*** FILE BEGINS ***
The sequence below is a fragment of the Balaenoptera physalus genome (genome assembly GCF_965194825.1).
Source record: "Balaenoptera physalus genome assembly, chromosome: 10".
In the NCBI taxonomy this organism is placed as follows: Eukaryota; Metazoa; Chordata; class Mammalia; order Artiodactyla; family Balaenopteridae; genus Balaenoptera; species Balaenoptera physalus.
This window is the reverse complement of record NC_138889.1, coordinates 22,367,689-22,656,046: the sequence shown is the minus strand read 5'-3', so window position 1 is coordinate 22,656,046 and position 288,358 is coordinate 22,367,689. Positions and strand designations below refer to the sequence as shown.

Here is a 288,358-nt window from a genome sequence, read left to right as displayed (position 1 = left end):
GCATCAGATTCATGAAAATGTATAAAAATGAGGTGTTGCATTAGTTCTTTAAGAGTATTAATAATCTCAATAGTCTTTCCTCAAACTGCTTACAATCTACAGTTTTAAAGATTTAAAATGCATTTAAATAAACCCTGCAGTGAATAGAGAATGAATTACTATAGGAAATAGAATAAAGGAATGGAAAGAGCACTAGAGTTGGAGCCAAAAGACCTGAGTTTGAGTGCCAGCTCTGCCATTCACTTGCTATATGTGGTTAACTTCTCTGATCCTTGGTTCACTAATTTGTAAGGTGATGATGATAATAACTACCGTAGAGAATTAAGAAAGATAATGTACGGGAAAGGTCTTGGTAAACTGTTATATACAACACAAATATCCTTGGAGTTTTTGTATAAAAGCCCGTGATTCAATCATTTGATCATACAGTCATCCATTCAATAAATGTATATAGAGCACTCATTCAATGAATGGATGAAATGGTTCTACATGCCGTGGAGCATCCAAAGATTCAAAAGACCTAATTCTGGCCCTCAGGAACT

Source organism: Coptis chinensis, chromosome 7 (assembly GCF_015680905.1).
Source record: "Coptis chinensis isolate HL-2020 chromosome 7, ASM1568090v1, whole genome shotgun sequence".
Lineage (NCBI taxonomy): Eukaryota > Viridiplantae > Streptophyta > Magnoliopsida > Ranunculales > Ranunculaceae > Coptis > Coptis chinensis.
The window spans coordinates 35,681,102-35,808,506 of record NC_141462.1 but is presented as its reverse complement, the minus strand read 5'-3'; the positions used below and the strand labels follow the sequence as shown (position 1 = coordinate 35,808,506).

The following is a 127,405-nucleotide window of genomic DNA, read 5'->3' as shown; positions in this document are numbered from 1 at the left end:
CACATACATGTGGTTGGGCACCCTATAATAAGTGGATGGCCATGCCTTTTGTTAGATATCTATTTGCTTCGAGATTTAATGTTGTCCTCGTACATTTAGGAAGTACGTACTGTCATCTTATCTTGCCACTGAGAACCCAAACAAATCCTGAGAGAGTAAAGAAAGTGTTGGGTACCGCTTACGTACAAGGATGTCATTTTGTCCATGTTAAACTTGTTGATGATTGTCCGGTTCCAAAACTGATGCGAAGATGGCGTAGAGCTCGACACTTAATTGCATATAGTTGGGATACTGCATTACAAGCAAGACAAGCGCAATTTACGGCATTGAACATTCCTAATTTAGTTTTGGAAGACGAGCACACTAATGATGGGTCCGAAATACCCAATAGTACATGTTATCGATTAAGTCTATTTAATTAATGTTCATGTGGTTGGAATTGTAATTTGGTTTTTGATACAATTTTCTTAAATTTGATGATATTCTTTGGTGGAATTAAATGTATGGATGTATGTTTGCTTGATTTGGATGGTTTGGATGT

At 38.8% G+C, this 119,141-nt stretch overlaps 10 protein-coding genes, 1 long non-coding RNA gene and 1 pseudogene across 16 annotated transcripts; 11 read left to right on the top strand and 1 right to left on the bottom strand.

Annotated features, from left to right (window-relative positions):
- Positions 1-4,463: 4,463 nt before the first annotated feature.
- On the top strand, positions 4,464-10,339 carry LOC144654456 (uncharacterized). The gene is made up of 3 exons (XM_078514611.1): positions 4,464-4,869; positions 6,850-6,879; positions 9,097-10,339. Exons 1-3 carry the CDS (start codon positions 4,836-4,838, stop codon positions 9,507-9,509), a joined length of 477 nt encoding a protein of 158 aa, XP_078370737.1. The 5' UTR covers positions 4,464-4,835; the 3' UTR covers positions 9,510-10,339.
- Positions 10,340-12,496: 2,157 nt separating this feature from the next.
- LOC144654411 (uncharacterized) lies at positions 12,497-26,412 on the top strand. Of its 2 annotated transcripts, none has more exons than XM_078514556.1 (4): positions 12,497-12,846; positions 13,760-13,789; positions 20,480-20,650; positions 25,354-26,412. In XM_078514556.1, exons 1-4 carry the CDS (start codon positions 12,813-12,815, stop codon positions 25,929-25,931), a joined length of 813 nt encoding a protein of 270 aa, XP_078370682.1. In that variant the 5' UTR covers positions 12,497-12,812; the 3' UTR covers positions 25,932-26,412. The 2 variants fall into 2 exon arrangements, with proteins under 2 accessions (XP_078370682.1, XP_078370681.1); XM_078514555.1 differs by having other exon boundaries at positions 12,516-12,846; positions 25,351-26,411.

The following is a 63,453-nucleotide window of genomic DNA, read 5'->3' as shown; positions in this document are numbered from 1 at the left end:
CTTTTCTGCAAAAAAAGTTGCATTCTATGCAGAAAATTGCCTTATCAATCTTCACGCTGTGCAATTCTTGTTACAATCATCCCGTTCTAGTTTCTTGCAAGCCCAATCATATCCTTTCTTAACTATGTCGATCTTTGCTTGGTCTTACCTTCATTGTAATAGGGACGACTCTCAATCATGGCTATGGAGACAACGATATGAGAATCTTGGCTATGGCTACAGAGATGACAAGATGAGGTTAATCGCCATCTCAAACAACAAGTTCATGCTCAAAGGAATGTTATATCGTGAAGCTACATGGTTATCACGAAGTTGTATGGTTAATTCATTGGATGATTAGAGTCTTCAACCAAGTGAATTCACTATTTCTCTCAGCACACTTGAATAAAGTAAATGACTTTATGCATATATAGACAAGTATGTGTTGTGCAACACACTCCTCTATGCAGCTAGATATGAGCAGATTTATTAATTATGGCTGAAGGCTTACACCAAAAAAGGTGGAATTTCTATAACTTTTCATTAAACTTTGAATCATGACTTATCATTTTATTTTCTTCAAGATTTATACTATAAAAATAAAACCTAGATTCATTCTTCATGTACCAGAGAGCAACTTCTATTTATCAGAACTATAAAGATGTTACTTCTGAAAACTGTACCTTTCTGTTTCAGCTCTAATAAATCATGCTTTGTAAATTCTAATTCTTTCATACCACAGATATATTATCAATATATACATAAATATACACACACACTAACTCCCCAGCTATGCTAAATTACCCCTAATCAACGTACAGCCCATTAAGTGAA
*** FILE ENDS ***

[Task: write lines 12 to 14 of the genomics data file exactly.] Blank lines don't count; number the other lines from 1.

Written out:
CACATACATGTGGTTGGGCACCCTATAATAAGTGGATGGCCATGCCTTTTGTTAGATATCTATTTGCTTCGAGATTTAATGTTGTCCTCGTACATTTAGGAAGTACGTACTGTCATCTTATCTTGCCACTGAGAACCCAAACAAATCCTGAGAGAGTAAAGAAAGTGTTGGGTACCGCTTACGTACAAGGATGTCATTTTGTCCATGTTAAACTTGTTGATGATTGTCCGGTTCCAAAACTGATGCGAAGATGGCGTAGAGCTCGACACTTAATTGCATATAGTTGGGATACTGCATTACAAGCAAGACAAGCGCAATTTACGGCATTGAACATTCCTAATTTAGTTTTGGAAGACGAGCACACTAATGATGGGTCCGAAATACCCAATAGTACATGTTATCGATTAAGTCTATTTAATTAATGTTCATGTGGTTGGAATTGTAATTTGGTTTTTGATACAATTTTCTTAAATTTGATGATATTCTTTGGTGGAATTAAATGTATGGATGTATGTTTGCTTGATTTGGATGGTTTGGATGT

At 38.8% G+C, this 119,141-nt stretch overlaps 10 protein-coding genes, 1 long non-coding RNA gene and 1 pseudogene across 16 annotated transcripts; 11 read left to right on the top strand and 1 right to left on the bottom strand.

Annotated features, from left to right (window-relative positions):